Russian President Vladimir Putin will meet US President Barack Obama ahead of the G8 summit on Monday for what could be contentious talks on Syria, with their policies on President Bashar al-Assad appearing to be on a collision course.
US President Barack Obama will meet Russian President Vladimir Putin for talks ahead of the G8 summit in Northern Ireland on Monday as the Syria policies of the two nations appeared to be on a collision course.
Putin has repeatedly vowed to continue providing military support to beleaguered Syrian President Bashar al-Assad despite pleas from the West, and has been dismissive of recent US claims that the regime had crossed a “red line” by using chemical weapons.
The US has since vowed to increase military aid to the rebels, a move that could see Syria become the centre of a proxy war between the old Cold War foes.
Washington wants Putin to withdraw Russian support for Assad, who Obama has repeatedly demanded leave power. Obama is also expected to emphasise that he wants to go ahead with a Geneva peace summit co-organised with Moscow and planned for June, an initiative that appears to be losing steam.
Speaking Sunday in London after pre-summit talks with British Prime Minister David Cameron, Putin said Moscow had always acted in line with the rules in providing weapons to Syria and demanded that other G8 countries that are now considering arming the rebels do likewise.
"We are not breaching any rules and norms and we call on all our partners to act in the same fashion," he said.
Despite their evident differences, Cameron looked to emphasise that G8 countries share enough common ground on the Syrian crisis to forge a consensus at the summit.
"What I take from our conversation today is that we can overcome these differences if we recognise that we share some fundamental aims: to end the conflict, to stop Syria breaking apart, to let the Syrian people decide who governs them and to take the fight to the extremists and defeat them," Cameron said.
US-EU trade pact
Cameron also hopes the G8 summit, held at the Lough Erne golf resort in Northern Ireland, will see the formal start of negotiations on a vast free trade pact between the European Union and the United States.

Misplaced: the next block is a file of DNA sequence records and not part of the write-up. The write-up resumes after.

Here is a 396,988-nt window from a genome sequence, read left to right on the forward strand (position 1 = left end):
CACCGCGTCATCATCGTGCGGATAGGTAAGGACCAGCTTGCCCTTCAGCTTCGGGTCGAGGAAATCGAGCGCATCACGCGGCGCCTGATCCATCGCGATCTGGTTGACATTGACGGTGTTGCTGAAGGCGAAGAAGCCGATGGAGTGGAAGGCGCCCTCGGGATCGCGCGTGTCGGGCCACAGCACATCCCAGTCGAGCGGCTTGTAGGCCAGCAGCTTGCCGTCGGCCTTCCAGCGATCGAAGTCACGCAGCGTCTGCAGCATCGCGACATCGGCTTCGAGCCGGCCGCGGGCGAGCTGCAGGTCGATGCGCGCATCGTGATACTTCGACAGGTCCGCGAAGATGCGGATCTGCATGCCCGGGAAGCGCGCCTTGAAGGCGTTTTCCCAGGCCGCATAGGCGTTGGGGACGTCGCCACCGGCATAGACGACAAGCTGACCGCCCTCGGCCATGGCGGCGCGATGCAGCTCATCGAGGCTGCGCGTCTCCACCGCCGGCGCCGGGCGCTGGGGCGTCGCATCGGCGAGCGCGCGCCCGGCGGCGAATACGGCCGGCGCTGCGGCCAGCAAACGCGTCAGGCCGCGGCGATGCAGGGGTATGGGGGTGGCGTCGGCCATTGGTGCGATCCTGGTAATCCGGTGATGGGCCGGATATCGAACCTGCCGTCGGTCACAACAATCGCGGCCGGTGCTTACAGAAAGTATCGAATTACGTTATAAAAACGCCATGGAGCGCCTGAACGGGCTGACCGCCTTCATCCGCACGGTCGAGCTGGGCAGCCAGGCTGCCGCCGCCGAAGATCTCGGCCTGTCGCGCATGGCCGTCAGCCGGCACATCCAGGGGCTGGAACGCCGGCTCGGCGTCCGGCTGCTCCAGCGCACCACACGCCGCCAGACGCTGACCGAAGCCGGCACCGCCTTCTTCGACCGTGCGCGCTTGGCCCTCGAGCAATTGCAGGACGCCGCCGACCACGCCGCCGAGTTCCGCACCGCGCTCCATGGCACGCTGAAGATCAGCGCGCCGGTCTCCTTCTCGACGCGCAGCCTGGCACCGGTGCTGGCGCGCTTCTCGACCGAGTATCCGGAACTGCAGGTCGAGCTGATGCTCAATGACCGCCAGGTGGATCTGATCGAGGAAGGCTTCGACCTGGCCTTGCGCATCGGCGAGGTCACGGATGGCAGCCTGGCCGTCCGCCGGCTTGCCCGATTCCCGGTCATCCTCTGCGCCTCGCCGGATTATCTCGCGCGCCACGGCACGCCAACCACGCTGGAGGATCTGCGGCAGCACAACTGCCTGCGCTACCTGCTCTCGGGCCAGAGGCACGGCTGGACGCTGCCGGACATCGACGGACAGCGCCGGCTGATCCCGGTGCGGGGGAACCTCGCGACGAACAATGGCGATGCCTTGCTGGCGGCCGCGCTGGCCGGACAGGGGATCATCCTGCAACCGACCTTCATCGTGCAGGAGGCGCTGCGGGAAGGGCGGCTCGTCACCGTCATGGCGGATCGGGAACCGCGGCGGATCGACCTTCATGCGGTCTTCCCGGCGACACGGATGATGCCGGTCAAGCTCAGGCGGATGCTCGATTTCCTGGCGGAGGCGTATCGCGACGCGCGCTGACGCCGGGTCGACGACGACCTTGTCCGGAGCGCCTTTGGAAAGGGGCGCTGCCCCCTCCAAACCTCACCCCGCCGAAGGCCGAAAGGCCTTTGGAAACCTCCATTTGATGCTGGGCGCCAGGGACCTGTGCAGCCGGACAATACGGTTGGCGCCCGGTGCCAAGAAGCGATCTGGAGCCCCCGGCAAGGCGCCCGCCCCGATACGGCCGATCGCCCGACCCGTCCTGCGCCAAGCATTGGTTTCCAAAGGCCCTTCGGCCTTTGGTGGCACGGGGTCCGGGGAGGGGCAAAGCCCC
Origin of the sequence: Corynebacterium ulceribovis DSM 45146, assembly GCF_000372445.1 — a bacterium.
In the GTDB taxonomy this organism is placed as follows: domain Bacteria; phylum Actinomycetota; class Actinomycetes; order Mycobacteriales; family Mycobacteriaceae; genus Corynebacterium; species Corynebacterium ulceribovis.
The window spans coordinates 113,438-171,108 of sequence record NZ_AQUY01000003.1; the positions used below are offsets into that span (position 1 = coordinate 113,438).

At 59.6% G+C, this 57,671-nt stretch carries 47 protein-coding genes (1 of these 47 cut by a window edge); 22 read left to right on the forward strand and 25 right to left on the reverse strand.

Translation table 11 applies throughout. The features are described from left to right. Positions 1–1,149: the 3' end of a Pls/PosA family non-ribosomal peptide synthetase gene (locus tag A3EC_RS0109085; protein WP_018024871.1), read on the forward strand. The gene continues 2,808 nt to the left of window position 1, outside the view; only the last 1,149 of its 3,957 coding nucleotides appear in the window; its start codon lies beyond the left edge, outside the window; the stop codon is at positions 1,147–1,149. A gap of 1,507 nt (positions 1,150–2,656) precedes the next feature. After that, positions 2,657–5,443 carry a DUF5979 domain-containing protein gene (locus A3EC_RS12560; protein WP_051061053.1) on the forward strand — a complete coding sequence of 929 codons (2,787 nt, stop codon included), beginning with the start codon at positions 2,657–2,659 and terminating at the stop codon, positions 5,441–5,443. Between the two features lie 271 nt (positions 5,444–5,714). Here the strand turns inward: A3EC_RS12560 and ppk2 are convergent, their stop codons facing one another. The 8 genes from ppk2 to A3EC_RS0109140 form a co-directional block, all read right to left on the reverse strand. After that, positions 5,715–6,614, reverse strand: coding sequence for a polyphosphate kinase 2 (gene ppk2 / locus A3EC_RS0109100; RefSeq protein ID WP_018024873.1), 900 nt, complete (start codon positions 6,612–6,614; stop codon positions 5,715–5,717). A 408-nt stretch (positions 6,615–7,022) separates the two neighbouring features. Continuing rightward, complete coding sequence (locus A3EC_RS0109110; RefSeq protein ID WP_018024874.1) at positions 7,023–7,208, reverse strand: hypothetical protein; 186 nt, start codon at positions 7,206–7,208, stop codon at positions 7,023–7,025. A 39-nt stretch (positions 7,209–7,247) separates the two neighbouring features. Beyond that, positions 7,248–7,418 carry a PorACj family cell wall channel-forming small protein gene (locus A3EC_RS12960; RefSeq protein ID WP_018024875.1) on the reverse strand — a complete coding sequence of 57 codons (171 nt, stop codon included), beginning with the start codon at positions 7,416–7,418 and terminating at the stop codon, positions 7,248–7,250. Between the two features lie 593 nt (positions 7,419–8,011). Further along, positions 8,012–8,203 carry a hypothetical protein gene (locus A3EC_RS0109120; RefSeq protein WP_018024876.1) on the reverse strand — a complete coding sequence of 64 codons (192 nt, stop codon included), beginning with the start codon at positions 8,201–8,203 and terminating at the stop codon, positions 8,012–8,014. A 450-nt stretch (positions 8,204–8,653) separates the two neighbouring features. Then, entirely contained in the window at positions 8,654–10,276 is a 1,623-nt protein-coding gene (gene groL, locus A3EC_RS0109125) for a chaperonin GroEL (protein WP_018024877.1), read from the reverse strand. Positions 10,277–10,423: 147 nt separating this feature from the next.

EU nations agreed to go ahead with the talks after late-night discussions in Luxembourg on Friday to convince France that its prized cultural industries would not be under threat from the pact.
Britain also wants to forge a consensus on cracking down on tax evasion and making multinational companies more transparent.
Counter-terror measures will also be high on the agenda, with Britain pushing for a commitment that ransoms will not be paid for kidnapped citizens – a policy it feels has not been followed by all G8 members.
Britain is keen to push the issue following a hostage crisis at a gas plant in Algeria in January in which 37 foreign hostages were killed, among them six Britons.
The summit is surrounded by the biggest security operation in Northern Ireland's troubled history, with around 8,000 officers on duty.
Heavily armed police in armoured Land Rovers are stationed at intervals along the country roads leading to the summit venue, near the town of Enniskillen.
Police say the expected anti-globalisation demonstrations have been smaller than expected so far. They expect around 2,000 protesters to take part in an anti-G8 march in Enniskillen on Monday.
(FRANCE 24 with wires)
Date created : 2013-06-17